Government and Opposition members have voted down a Greens Bill that would have made Metro Tasmania bus services free.
Clark Greens MHA Vica Bayley said he was "disappointed" at the Liberal and Labor decision to oppose the Metro Tasmania (Free Public Transport) Amendment Bill 2023.
"We put forward this Bill because we understand that making Metro free would have provided genuine cost of living relief to the community," he said.
"With the price of groceries, petrol, and housing continuing to grow, tens of thousands of Tasmanians are doing it tough."
Free fares on Metro services would cut funding to the company and lead to lower investment in the bus fleet over time, Transport Minister Michael Ferguson said.
Responding to a question from Greens MHA Vica Bayley in Parliament on Wednesday, Mr Ferguson said vulnerable Tasmanians already have generous concessions on fares, and that introducing free services would be counterproductive.
"If we were to do what the Greens propose, what would actually occur is that you would be withdrawing public finances out of public transport," Mr Ferguson said.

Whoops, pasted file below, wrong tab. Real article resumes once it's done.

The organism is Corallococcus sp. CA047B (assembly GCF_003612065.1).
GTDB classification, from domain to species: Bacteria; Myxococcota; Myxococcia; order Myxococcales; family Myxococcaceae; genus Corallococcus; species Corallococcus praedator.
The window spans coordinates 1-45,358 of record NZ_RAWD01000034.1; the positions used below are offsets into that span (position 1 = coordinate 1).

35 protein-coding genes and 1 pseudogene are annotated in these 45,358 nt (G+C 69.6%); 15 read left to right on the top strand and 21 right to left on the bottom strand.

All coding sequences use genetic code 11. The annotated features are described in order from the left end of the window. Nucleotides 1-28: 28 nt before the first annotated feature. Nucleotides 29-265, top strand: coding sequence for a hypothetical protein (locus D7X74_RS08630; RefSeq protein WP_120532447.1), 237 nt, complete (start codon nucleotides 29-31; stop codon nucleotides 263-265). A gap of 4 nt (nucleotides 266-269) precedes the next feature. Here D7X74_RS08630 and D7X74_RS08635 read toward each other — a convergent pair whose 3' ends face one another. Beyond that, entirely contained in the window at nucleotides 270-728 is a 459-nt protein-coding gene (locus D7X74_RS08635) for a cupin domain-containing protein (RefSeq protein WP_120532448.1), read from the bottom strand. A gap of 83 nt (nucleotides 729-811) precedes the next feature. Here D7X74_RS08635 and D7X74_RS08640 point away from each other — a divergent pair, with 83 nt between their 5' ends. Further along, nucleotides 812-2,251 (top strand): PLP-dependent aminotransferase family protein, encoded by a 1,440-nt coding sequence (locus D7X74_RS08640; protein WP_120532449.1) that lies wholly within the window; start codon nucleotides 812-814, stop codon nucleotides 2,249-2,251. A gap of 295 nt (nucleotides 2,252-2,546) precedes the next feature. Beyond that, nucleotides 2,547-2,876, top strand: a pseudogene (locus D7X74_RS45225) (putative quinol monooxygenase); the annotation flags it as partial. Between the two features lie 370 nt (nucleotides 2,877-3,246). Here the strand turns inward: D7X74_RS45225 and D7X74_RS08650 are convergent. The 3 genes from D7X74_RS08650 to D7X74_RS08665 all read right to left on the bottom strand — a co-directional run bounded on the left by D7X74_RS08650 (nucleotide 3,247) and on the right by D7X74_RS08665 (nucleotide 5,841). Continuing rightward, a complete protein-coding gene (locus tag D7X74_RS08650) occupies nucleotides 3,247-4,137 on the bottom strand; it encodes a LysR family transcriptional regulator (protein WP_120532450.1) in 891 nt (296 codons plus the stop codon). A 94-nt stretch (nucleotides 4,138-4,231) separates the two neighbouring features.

"That would be the net effect and I wonder how would Metro manage its fleet replacement, how would it manage its upgrading of support for the Tasmanian community, how would it continue to meet best practice?"
Mr Bayley had said the Liberal government's move last year to introduce temporary free Metro bus services for five weeks last year had been a success, easing cost pressures at a time when fuel prices were over $2 per litre.
"Usage increased and anti-social behaviour fell, congestion eased and people saved money on fuel and parking," Mr Bayley said.
Cost of living pressures have worsened since that five-week free Metro period, he said.
"Rents and power prices are higher and fuel is back over $2 a litre," Mr Bayley said.
Mr Ferguson also criticised the Greens for what he claimed was an agenda fixated on inner-urban problems.
He said introducing free Metro services would not help the many Tasmanians in regional and rural areas which are not services by the state-owned bus group.
"We have eight other privately owned public transport providers here in Tasmania," Mr Ferguson said.
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